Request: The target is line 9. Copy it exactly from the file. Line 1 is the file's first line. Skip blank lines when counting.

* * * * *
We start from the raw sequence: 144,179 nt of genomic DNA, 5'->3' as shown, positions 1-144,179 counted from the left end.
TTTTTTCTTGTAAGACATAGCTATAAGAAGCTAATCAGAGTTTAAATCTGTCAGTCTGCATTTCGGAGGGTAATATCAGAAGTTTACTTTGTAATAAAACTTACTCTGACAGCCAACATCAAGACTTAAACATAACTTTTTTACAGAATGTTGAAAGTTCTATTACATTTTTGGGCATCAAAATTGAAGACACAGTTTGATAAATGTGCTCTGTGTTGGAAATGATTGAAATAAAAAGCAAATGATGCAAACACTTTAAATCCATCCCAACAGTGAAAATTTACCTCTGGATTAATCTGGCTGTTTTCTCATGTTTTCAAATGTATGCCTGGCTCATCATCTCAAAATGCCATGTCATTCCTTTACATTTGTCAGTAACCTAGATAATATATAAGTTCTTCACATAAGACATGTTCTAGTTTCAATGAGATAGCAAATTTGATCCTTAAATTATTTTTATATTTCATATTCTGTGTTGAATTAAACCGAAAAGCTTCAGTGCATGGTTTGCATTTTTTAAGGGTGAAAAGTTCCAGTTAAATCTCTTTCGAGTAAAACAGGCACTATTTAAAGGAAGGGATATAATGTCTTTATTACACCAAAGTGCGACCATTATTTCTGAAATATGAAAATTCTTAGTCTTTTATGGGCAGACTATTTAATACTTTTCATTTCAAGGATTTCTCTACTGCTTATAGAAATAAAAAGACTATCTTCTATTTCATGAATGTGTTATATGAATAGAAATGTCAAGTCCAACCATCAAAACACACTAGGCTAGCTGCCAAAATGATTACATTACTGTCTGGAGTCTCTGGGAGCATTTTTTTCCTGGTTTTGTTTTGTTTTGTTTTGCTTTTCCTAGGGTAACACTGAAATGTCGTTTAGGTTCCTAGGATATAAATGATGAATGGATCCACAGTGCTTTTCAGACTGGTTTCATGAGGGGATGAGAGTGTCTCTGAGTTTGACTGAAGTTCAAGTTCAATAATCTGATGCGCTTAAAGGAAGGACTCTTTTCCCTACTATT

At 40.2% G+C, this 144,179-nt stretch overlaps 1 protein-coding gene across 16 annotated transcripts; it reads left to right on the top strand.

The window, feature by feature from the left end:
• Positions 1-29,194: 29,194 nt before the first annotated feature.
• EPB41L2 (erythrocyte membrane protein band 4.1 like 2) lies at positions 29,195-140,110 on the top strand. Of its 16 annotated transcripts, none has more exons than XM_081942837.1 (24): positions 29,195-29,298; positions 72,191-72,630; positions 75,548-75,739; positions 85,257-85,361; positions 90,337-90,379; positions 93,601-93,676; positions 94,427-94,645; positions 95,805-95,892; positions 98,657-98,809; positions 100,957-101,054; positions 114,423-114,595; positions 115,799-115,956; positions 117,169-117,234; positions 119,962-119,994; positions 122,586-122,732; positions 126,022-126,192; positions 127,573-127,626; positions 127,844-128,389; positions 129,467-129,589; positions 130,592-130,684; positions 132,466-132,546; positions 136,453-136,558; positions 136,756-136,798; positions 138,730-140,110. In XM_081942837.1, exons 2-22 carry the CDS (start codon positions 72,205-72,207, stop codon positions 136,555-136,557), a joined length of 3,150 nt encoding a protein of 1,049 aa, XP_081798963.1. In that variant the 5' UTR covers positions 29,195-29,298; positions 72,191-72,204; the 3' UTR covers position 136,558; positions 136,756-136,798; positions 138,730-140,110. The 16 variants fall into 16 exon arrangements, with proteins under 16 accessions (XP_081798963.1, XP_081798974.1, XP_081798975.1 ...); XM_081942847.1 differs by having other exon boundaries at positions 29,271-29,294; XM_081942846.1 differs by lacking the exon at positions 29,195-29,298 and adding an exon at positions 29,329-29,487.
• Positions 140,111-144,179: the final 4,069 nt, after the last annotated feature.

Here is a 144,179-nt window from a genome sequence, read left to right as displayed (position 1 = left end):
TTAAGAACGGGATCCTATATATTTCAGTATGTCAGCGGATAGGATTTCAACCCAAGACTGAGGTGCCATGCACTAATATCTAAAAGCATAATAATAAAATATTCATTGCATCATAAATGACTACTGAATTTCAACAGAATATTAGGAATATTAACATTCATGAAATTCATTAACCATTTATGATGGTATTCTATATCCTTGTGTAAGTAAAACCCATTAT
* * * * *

TTAAGAACGGGATCCTATATATTTCAGTATGTCAGCGGATAGGATTTCAACCCAAGACTGAGGTGCCATGCACTAATATCTAAAAGCATAATAATAAAATATTCATTGCATCATAAATGACTACTGAATTTCAACAGAATATTAGGAATATTAACATTCATGAAATTCATTAACCATTTATGATGGTATTCTATATCCTTGTGTAAGTAAAACCCATTAT